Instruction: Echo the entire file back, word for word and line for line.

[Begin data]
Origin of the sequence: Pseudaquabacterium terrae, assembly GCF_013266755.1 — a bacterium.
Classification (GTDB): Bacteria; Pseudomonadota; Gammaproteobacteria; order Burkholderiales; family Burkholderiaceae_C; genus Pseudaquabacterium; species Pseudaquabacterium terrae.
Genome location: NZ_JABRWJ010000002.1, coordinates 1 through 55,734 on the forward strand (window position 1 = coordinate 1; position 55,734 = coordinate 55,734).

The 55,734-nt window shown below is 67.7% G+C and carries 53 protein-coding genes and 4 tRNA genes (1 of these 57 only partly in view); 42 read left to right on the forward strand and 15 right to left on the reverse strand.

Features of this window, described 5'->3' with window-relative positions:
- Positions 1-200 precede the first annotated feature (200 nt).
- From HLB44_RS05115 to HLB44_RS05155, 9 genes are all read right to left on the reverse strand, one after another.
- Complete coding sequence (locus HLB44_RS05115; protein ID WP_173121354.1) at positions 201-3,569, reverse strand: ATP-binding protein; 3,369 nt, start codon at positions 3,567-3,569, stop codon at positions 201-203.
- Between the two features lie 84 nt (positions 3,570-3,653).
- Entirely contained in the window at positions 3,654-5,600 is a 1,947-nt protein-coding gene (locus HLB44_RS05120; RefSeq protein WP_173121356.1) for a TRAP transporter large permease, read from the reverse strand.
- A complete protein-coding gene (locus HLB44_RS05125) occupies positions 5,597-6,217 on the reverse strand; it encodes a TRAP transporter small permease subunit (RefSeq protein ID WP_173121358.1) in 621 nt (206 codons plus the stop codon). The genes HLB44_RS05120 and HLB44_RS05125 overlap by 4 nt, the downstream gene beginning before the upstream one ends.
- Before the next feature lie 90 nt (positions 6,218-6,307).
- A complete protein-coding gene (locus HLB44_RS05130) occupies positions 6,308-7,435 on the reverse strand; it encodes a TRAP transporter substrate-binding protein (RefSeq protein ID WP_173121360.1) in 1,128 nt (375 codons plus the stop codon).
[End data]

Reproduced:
Origin of the sequence: Pseudaquabacterium terrae, assembly GCF_013266755.1 — a bacterium.
Classification (GTDB): Bacteria; Pseudomonadota; Gammaproteobacteria; order Burkholderiales; family Burkholderiaceae_C; genus Pseudaquabacterium; species Pseudaquabacterium terrae.
Genome location: NZ_JABRWJ010000002.1, coordinates 1 through 55,734 on the forward strand (window position 1 = coordinate 1; position 55,734 = coordinate 55,734).

The 55,734-nt window shown below is 67.7% G+C and carries 53 protein-coding genes and 4 tRNA genes (1 of these 57 only partly in view); 42 read left to right on the forward strand and 15 right to left on the reverse strand.

Features of this window, described 5'->3' with window-relative positions:
- Positions 1-200 precede the first annotated feature (200 nt).
- From HLB44_RS05115 to HLB44_RS05155, 9 genes are all read right to left on the reverse strand, one after another.
- Complete coding sequence (locus HLB44_RS05115; protein ID WP_173121354.1) at positions 201-3,569, reverse strand: ATP-binding protein; 3,369 nt, start codon at positions 3,567-3,569, stop codon at positions 201-203.
- Between the two features lie 84 nt (positions 3,570-3,653).
- Entirely contained in the window at positions 3,654-5,600 is a 1,947-nt protein-coding gene (locus HLB44_RS05120; RefSeq protein WP_173121356.1) for a TRAP transporter large permease, read from the reverse strand.
- A complete protein-coding gene (locus HLB44_RS05125) occupies positions 5,597-6,217 on the reverse strand; it encodes a TRAP transporter small permease subunit (RefSeq protein ID WP_173121358.1) in 621 nt (206 codons plus the stop codon). The genes HLB44_RS05120 and HLB44_RS05125 overlap by 4 nt, the downstream gene beginning before the upstream one ends.
- Before the next feature lie 90 nt (positions 6,218-6,307).
- A complete protein-coding gene (locus HLB44_RS05130) occupies positions 6,308-7,435 on the reverse strand; it encodes a TRAP transporter substrate-binding protein (RefSeq protein ID WP_173121360.1) in 1,128 nt (375 codons plus the stop codon).